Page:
Note: This is Global Times’ article I post here for readers’ information. It does not mean that I agree or disagree with the article’s views.


PH thanks UK, France, Germany for rejecting China’s claim over South China Sea


By: Krissy Aguilar – Reporter / @KAguilarINQ

INQUIRER.net / 05:50 PM September 18, 2020

Map showing the disputed areas in the West Philippine Sea (South China Sea), including the Spratlys Islands and Scarborough Shoal. AFP FILE

MANILA, Philippines — Malacañang on Friday expressed gratitude to the United Kingdom, France, and Germany for rejecting China’s South China Sea claims before the United Nations.

Nagpapasalamat po kami sa mga bansang ito dahil hindi naman po mabubura iyong panalo natin sa arbitral tribunal na iyan na nagsasabi na wala pong legal na basehan iyong kini-claim ng China,” presidential spokesperson Harry Roque said in an online briefing.

(We are thankful for these countries because our victory in the arbitral tribunal that says China’s claim has no legal basis won’t be expunged.)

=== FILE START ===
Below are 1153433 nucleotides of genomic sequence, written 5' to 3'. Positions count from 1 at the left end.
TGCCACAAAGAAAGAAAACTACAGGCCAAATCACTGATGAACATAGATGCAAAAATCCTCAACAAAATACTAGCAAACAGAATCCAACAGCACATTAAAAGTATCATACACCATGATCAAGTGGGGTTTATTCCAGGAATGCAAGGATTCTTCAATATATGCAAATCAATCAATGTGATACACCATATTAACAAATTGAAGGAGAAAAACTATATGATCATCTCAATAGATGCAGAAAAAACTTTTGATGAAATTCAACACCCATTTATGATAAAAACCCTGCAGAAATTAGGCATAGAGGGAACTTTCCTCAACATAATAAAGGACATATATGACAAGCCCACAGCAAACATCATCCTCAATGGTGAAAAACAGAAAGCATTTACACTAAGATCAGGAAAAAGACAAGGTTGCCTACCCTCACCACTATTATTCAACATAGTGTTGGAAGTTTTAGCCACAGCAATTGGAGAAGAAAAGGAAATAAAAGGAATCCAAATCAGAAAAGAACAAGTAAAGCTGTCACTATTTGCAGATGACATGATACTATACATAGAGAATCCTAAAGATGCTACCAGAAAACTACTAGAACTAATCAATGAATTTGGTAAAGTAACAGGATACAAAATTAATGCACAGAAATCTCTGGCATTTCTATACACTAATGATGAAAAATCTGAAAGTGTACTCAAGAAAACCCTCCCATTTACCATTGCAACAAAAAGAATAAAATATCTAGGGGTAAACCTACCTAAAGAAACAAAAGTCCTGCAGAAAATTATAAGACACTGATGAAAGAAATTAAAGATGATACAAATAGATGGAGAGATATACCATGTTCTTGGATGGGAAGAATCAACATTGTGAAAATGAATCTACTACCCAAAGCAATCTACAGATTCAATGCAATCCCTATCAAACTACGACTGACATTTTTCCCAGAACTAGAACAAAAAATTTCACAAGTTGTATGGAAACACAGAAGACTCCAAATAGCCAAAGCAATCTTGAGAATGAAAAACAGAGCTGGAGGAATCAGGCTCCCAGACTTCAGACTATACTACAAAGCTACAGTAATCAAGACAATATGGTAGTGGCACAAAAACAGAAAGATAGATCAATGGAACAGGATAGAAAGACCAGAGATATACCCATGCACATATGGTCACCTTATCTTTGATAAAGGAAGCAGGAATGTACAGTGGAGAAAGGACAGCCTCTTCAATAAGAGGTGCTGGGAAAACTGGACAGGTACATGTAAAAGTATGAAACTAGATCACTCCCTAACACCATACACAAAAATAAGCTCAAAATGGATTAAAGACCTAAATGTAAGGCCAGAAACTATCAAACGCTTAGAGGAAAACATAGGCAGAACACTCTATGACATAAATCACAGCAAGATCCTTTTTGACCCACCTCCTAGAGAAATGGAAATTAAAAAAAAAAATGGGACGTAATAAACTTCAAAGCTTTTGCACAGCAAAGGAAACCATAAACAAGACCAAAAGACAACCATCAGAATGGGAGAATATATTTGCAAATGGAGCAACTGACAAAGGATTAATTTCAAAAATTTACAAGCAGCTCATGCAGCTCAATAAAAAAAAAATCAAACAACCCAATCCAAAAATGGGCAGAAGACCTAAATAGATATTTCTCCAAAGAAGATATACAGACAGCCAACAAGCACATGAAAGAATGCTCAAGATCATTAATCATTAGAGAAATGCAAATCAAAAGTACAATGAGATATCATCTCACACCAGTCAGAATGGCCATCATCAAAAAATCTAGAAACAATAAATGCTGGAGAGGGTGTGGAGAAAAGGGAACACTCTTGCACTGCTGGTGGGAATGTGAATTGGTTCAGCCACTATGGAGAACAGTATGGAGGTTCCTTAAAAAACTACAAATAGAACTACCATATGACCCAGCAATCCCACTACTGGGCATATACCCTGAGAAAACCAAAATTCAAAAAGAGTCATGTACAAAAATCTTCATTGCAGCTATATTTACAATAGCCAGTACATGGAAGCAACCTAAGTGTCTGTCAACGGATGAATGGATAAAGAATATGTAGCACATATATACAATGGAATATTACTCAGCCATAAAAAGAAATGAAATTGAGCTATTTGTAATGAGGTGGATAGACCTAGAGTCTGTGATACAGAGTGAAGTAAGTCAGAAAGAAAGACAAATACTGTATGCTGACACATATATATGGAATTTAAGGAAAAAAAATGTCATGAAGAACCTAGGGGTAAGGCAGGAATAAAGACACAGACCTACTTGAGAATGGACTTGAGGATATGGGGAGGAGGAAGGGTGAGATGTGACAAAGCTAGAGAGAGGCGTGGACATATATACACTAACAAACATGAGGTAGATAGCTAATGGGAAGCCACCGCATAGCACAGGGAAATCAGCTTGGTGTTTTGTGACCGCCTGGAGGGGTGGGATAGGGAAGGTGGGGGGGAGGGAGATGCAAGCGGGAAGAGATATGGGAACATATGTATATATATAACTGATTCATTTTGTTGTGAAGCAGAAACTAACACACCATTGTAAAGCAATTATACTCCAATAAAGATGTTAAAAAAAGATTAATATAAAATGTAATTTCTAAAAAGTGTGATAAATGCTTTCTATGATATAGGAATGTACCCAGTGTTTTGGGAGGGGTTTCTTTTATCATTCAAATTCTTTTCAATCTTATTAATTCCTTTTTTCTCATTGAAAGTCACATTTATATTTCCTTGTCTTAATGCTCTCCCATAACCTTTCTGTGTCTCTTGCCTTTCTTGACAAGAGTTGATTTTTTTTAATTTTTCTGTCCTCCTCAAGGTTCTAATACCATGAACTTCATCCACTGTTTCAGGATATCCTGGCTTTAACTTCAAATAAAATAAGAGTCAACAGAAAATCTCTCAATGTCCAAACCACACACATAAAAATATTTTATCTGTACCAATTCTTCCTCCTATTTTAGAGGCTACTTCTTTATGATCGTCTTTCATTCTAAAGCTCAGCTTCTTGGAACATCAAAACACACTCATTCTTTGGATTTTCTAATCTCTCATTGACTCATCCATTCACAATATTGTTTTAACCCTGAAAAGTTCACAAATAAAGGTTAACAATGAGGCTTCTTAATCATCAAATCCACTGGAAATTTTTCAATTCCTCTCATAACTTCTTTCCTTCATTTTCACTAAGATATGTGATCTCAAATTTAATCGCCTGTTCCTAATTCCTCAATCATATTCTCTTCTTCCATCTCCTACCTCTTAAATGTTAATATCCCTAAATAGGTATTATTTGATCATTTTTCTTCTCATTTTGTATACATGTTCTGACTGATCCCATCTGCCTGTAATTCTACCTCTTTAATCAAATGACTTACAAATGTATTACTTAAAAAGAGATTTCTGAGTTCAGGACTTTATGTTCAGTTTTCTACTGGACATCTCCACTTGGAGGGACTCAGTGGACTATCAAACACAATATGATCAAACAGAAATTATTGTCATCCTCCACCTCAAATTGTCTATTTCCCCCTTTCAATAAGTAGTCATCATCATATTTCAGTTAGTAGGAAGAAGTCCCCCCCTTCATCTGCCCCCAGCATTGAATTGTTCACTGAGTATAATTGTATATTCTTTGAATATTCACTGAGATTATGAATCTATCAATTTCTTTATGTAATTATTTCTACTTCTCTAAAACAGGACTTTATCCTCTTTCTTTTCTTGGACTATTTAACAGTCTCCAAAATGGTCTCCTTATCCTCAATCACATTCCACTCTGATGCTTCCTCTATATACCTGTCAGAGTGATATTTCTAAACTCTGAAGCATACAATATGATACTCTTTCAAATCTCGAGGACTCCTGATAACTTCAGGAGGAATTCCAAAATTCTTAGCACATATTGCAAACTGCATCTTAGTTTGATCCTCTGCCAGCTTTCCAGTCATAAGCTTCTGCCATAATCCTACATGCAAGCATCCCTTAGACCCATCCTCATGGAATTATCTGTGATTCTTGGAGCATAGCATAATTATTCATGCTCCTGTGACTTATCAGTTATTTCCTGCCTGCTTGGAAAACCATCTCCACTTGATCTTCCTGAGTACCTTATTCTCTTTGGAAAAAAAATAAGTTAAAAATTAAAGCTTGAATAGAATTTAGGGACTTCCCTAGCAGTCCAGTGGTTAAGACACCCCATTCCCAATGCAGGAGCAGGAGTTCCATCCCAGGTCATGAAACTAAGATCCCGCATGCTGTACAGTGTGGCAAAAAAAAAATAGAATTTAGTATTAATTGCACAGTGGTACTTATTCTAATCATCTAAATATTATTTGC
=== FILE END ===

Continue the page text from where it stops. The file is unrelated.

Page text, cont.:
Despite this, Roque opposed anew calls to bring the sea row to the UN General Assembly saying the 2016 arbitral win is already “the victory” and “itself the act of being assertive.”

Alam kasi ninyo hindi naiintidihan ng marami na iyong desisyon itself is the victory, iyong pagkakaroon ng desisyon itself is the act of being assertive dahil kung hindi naman natin pinursue iyong desisyon na iyan, iyong kasong iyan hindi magkakaroon ng desisyon,” Roque said.

Black propaganda po iyan na mayroon pa tayong ibang dapat gawin, iyong sinasabi nila na dapat gawin sa UN General Assembly, puwede po iyan pero let’s be realistic. Hindi po natin mase-sway ang 197 member ng UN kung ang kalaban po natin ay Tsina dahil alam naman natin limited ang ating kakayahan,” he added.